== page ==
Afew hours before our interview, footage surfaced of Mudhoney’s Mark Arm (as well as guitarist Steve Turner and Soundgarden’s Kim Thayil) joining Pearl Jam for their hometown Seattle show, with Arm bounding across stage while weaving through the legs of everyone else and belting out ‘Kick Out The Jams’.
“It was fun, y’know? I love the MC5, that song’s a lot of fun to play, and we’ve done it before with Pearl Jam. It was an easy song to pull out of the quiver.”
It was a showcase of Seattle’s musical history, yet Arm doesn’t feel any innate geographical allegiance. “I’ve never been one to have any hometown pride. I’m not a nationalistic person, not like ‘Go USA!’ or ‘Go Washington State! Go Seattle!’ Where you’re born or where you grow up isn’t anything you have to do with, it’s sheer happenstance. It’s always baffled me that people have hometown pride.”
Though Mudhoney enjoy the status of revered veterans, Arm rejects the nostalgia that overwhelms many of his contemporaries. “For me it’s always moving forward. I don’t dwell on past glories, I’m not even sure if there were any,” he laughs. “Sure, I have fond memories, but there are shitty memories too. There’s a balance to be struck there.”
Last year saw the release of Vanishing Point, Mudhoney’s ninth full-length studio LP. It came five years after the release of The Lucky Ones, marking the longest time between Mudhoney albums. “There were a couple of things. Steve [Turner, guitar] moved down to Portland when we recorded The Lucky Ones, which was our last album. So our practices became a little bit fewer and further between, because Portland is a three-hour drive away. Any time we practised it was a six-hour round trip for him. Then in 2010, one of my good friends at Sub Pop died in a car accident. So that took me a long time to think about not missing him.”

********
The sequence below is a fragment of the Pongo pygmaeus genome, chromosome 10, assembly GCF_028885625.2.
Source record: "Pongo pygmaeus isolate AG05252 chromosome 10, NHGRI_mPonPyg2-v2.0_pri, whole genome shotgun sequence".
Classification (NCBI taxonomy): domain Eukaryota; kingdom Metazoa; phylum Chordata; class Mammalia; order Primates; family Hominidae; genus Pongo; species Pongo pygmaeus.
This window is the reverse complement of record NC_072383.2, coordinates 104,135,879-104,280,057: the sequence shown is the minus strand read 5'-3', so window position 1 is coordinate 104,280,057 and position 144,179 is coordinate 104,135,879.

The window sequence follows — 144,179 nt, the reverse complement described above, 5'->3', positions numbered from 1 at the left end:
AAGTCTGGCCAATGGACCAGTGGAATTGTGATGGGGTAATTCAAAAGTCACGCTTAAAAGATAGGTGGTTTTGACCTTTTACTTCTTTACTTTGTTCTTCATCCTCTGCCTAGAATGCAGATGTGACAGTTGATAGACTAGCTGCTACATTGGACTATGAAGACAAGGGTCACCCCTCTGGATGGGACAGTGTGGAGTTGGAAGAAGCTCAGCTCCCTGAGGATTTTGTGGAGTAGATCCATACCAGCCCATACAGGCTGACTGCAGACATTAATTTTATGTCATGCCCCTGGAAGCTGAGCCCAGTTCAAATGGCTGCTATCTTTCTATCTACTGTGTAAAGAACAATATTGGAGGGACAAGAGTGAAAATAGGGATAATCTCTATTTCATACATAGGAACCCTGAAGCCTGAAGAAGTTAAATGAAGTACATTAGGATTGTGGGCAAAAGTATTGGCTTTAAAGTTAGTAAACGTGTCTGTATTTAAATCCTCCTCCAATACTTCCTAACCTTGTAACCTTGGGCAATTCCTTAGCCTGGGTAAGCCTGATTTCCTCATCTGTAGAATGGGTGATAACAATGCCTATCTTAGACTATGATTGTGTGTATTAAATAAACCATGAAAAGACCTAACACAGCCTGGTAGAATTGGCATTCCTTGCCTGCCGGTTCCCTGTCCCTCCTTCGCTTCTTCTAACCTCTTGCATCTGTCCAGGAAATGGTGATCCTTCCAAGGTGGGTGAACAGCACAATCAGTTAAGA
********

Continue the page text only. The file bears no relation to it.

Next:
Recent setlists for Mudhoney’s US shows provided a varied selection of new and old material. “For these Pearl Jam shows, we came up with two different setlists. One where I didn’t play guitar, the old songs with just one guitar, like ‘Who You Driving Now?’and ‘Suck You Dry’, then a couple songs off The Lucky Ones and a couple songs from the new album. When we played with Pearl Jam here in Seattle we tried to come up with more of a psychedelic setlist for our own amusement, songs with a lot of guitar solos, where the other one was more punk. Who knows what we’ll be doing on the Big Day Out, we’re not sure what our set times are.”
The divergent styles of punk, psychedelic and everything in between stem from a democratic songwriting process. “When we write, we collaborate. We end up writing stuff that falls into stuff that everyone in the band likes. Steve tends to be a huge folky as well, he likes more folk than I do. Then I like a lot more jazz than he does, not that I can really play jazz. When the four of us get together, it mutates into something else. When we try to play jazz, by virtuosity, it becomes a Mudhoney thing.”
As for longevity, it seems Mudhoney will be around as long as the band’s collective carcasses allow. “I don’t know if it takes a lot of mental sharpness, because I’ve been really, really drunk up there [onstage] and it’s seemed to have gone fine as well. I actually do wonder how long we can do this, physically. The hopping around, acting like a fool onstage part of it, for sure.”
Like ducking and weaving between between Pearl Jam’s legs? “Yeah, if my back went out, I wouldn’t be able to do that.”
Mudhoney‘s new album,Vanishing Point, isout now through Sub Pop/Inertia. Catch them at Sydney Big Day Out at 4:30pm on the JBL Essential Stage. You can also see them at their sideshow at theOxford Art Factory on Wednesday January 29 with Feedtime.